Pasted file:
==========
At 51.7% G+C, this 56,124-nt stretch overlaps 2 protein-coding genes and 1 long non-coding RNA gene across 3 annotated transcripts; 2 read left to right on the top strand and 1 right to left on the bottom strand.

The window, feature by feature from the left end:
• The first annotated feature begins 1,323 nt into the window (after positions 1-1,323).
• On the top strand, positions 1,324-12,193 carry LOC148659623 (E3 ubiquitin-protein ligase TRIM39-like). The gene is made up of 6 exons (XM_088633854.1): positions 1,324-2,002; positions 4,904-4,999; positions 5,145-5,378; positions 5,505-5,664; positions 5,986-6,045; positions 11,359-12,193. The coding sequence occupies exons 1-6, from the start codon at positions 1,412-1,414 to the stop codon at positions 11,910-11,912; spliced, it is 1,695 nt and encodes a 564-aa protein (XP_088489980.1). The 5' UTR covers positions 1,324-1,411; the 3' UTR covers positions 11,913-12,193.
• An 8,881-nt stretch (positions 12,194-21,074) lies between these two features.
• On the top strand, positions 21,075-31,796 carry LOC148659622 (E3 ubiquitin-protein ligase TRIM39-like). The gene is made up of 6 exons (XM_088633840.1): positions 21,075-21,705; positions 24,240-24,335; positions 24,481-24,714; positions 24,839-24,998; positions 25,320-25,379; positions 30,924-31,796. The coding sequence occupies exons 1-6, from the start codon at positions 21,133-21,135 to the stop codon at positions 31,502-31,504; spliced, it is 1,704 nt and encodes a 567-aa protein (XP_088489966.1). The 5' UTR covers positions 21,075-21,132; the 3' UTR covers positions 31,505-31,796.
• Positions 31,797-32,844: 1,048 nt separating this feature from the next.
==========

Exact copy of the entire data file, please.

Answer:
At 51.7% G+C, this 56,124-nt stretch overlaps 2 protein-coding genes and 1 long non-coding RNA gene across 3 annotated transcripts; 2 read left to right on the top strand and 1 right to left on the bottom strand.

The window, feature by feature from the left end:
• The first annotated feature begins 1,323 nt into the window (after positions 1-1,323).
• On the top strand, positions 1,324-12,193 carry LOC148659623 (E3 ubiquitin-protein ligase TRIM39-like). The gene is made up of 6 exons (XM_088633854.1): positions 1,324-2,002; positions 4,904-4,999; positions 5,145-5,378; positions 5,505-5,664; positions 5,986-6,045; positions 11,359-12,193. The coding sequence occupies exons 1-6, from the start codon at positions 1,412-1,414 to the stop codon at positions 11,910-11,912; spliced, it is 1,695 nt and encodes a 564-aa protein (XP_088489980.1). The 5' UTR covers positions 1,324-1,411; the 3' UTR covers positions 11,913-12,193.
• An 8,881-nt stretch (positions 12,194-21,074) lies between these two features.
• On the top strand, positions 21,075-31,796 carry LOC148659622 (E3 ubiquitin-protein ligase TRIM39-like). The gene is made up of 6 exons (XM_088633840.1): positions 21,075-21,705; positions 24,240-24,335; positions 24,481-24,714; positions 24,839-24,998; positions 25,320-25,379; positions 30,924-31,796. The coding sequence occupies exons 1-6, from the start codon at positions 21,133-21,135 to the stop codon at positions 31,502-31,504; spliced, it is 1,704 nt and encodes a 567-aa protein (XP_088489966.1). The 5' UTR covers positions 21,075-21,132; the 3' UTR covers positions 31,505-31,796.
• Positions 31,797-32,844: 1,048 nt separating this feature from the next.